On March 18, 2019, New Jersey Governor Phil Murphy signed a bill into law that bars many types of non-disclosure agreements (NDAs) that arise in the employment arena. The bill, S121, prohibits employers from enforcing any NDA’s in employment contracts and settlement agreements that would conceal the details relating to a claim of discrimination, retaliation, or harassment. Not only does this prohibition apply to NDAs entered into in the future, but it also applies to existing NDAs that were previously enforceable. Any employer who enforces or attempts to enforce such an NDA will be liable for the employee’s reasonable attorneys’ fees and other costs.
The law does not just apply to employers. If the employee publicly reveals details that are sufficient to reasonably identify the employer, then the employee will also be prohibited from enforcing an NDA against the employer. Unlike many other laws, S121 went into effect immediately.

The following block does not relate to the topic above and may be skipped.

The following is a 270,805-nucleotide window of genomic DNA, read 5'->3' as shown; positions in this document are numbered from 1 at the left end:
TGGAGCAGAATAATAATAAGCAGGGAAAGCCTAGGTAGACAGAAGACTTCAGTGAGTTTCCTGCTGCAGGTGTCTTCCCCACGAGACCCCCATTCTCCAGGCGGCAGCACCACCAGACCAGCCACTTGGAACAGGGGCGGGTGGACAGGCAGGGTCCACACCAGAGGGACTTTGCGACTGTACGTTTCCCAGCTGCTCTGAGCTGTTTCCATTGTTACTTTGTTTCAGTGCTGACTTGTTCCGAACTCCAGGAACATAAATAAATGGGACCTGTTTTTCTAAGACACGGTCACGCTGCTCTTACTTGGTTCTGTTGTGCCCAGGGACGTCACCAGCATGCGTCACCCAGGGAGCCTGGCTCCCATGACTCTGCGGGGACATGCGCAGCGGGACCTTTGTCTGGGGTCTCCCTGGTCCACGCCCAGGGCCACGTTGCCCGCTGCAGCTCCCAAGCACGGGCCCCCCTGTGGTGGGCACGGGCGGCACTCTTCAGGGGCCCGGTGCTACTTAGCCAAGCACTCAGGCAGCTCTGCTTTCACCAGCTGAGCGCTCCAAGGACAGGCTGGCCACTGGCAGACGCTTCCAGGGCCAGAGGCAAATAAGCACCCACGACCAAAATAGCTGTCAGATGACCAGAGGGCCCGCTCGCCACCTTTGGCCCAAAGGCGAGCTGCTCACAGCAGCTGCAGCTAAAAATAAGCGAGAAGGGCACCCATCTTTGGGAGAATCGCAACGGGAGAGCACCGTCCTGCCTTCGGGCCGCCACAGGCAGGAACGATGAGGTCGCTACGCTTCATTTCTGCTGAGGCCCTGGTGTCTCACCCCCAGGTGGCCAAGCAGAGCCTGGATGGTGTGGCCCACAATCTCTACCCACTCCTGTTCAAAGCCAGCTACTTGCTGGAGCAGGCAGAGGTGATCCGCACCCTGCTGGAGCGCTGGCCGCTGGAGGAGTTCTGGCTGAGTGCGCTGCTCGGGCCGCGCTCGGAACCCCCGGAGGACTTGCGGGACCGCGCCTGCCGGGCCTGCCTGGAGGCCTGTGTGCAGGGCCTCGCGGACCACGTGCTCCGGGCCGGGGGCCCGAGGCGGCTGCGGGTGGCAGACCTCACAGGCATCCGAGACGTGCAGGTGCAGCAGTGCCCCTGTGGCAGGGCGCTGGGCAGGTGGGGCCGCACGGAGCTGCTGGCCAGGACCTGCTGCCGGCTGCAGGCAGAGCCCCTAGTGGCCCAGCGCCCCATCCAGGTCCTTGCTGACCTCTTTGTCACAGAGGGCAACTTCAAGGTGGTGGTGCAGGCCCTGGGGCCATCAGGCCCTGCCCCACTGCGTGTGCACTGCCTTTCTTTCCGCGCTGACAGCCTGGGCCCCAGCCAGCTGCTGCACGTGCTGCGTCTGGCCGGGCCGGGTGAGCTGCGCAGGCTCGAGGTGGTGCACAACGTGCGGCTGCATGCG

The passage of this law makes New Jersey the third state to effectively ban NDAs in this context, joining California and New York. The #MeToo movement has been a driving force behind these laws, as it has sought to limit parties from keeping allegations of sexual harassment secret. However, New Jersey’s prohibition is even broader than California and New York’s statutes. Those states prohibit employers from using NDAs to conceal the details of a claim of discrimination, retaliation, or harassment on the basis of sex. Conversely, New Jersey prohibits employers from enforcing NDAs that would conceal the details of a claim of discrimination, retaliation, or harassment on the basis of any protected characteristic.
Still, New Jersey has not outlawed all types of NDAs. The law specifically allows NDAs that prohibit employees from disclosing proprietary information (non-public trade secrets, business plans, and customer information). It also only prohibits agreements that are used to conceal details relating to discrimination, retaliation, and harassment claims, meaning that employers may still be able to enforce existing NDAs if they are used for other purposes.